Robert Wood, Bernie Sanders And Republicans Both Urge Cadillac Tax Repeal




TaxProf, The IRS Scandal, Day 869

Norton Francis, The Trouble with State Tax Triggers (TaxVox). “Here’s how a tax trigger works: A state cuts taxes over a period of years. There may be an initial tax cut that takes effect right away but future reductions are tied to some other benchmark, typically (but not always) achieving an overall revenue target.”

Sebastian Johnson, Maine Republicans Double Down on Tax Cut Fervor (Tax Justice Blog).


If only he had been regulated by the IRS. Oh, wait… IRS Agent Busted for Extorting Money From Marijuana Dispensary Owner (High Times, Via the TaxProf)



Tax Roundup, 9/22/15: A resounding call to document your mileage. And: preparer regulation, IRS service, lots more!

Tuesday, September 22nd, 2015 by Joe Kristan


No Walnut STYou know you’re having a bad day in Tax Court when:

After concessions, the remaining issue relating to deductions claimed on petitioner’s Schedule A is whether she is entitled to deduct an additional $1,616 of mileage expense that she claimed as part of her unreimbursed employee business expense deduction. The answer is a resounding no.

I’m pretty sure that the Tax Court judges never read their opinions out loud, so I don’t think it was literally resounding. Still, it’s fun to imagine Judge Marvel calling the court into session, calling out a booming “NO!” and then adjourning.

The “no” may hae been resounding because of a little error the Judge detected in the taxpayer’s evidence. The taxpayer claimed mileage deductions for going between work locations. Travel expenses have to meet the special substantiation requirements of Sec. 274(d), where the taxpayer maintains evidence, such as calendars or mileage logs, to prove the deduction. This taxpayer went through a lot of effort generating a log from her work history. However…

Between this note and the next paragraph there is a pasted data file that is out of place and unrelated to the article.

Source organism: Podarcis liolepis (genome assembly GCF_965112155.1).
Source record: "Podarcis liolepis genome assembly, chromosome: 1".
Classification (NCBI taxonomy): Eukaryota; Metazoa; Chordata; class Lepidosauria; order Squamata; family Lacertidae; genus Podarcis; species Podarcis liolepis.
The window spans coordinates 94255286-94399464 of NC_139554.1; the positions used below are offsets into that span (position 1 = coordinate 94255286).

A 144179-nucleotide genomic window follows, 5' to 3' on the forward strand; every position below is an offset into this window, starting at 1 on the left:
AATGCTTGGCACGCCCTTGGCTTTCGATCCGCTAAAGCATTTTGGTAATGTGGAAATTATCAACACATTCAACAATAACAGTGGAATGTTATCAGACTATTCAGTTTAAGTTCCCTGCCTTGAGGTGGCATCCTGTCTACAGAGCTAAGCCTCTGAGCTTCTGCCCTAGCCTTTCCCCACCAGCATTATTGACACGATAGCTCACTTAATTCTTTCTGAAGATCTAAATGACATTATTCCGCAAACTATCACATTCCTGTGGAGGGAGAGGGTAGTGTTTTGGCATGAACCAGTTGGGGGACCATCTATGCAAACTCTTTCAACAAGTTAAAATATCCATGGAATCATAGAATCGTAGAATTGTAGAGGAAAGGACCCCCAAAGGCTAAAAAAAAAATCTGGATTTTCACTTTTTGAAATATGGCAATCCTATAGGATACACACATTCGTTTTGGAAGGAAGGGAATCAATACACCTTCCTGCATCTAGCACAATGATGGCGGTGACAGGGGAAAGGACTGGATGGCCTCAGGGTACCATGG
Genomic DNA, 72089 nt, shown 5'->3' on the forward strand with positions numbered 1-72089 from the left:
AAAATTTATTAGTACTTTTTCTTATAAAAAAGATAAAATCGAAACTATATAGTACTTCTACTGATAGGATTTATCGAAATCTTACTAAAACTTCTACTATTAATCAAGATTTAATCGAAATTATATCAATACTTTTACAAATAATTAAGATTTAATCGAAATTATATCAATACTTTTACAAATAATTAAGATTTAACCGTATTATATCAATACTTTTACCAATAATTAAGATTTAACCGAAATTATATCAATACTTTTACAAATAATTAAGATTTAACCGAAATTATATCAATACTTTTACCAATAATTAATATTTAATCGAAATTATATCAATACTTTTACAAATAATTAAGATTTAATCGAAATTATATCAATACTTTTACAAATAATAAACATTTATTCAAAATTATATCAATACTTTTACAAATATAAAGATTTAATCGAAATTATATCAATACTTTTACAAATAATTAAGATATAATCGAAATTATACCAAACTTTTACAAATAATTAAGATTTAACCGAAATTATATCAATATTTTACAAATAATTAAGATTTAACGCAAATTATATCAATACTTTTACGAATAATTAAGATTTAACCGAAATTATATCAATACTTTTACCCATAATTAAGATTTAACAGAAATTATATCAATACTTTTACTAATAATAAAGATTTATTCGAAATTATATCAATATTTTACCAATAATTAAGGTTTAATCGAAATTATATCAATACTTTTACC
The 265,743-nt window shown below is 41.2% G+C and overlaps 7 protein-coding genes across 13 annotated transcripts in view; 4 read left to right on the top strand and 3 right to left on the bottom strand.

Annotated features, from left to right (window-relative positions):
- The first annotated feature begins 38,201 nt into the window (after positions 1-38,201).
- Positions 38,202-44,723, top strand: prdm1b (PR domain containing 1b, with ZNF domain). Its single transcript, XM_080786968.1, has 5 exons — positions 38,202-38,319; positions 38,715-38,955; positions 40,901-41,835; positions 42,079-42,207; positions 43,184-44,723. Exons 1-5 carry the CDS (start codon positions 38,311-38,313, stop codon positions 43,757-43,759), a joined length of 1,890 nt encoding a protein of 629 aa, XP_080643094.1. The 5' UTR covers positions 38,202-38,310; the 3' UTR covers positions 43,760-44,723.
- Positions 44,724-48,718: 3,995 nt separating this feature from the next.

Petitioner testified at length regarding how she prepared the reconstructed log. She testified under oath that she had worked for both ATC and MSN throughout 2007 and carefully explained her work assignments for each employer, including her work assignments for ATC from January through September 2007. Unfortunately for petitioner, the document that ATC provided to her summarizing her work history with ATC shows that she did not start her employment at ATC until October 2007. That document demolished any credibility that petitioner’s reconstructed log and her sworn testimony might otherwise have had. [emphasis added]

The Moral? No matter how much effort goes into reconstructing your unreimbursed work mileage, it doesn’t help you if you didn’t actually have the job.

Cite: Spjute, T.C. Summ. Op. 2015-58




Bryan Camp has a long piece in Tax Notes today ($link) arguing that the IRS can and should “cut and paste” its way into a new preparer regulation regime. I won’t argue the legalisms, though I think if the IRS thought it plausible, it would have tried it already.

I will point out that in an article with 101 footnotes, there is no discussion of additional costs to the taxpayers, or whether the benefits exceed those costs. He discusses evidence that “unregulated” preparers make more errors, and he assumes that regulation will fix the problem. That’s not necessarily so. It’s hard to imagine the perfunctory examination and CPE requirements of the old RTRP program would improved preparation. You can make somebody take a test, but you can’t make them competent.

Mr. Camp also ignores the unintended but predictable effects of the inevitably-increased price of preparation on the quality of tax returns received by IRS. If prep price goes up, more taxpayers will do their own returns, almost certainly at a higher error rate than from paid-for preparation. Other taxpayers will drop out of the system rather than pay higher prep costs.

In short, regulation advocates assume regulation will solve the problems of inaccurate returns. That’s unproven but unlikely. It is likely, though, that it will increase taxpayer costs and push customers away from paid preparers, which creates a new set of problems.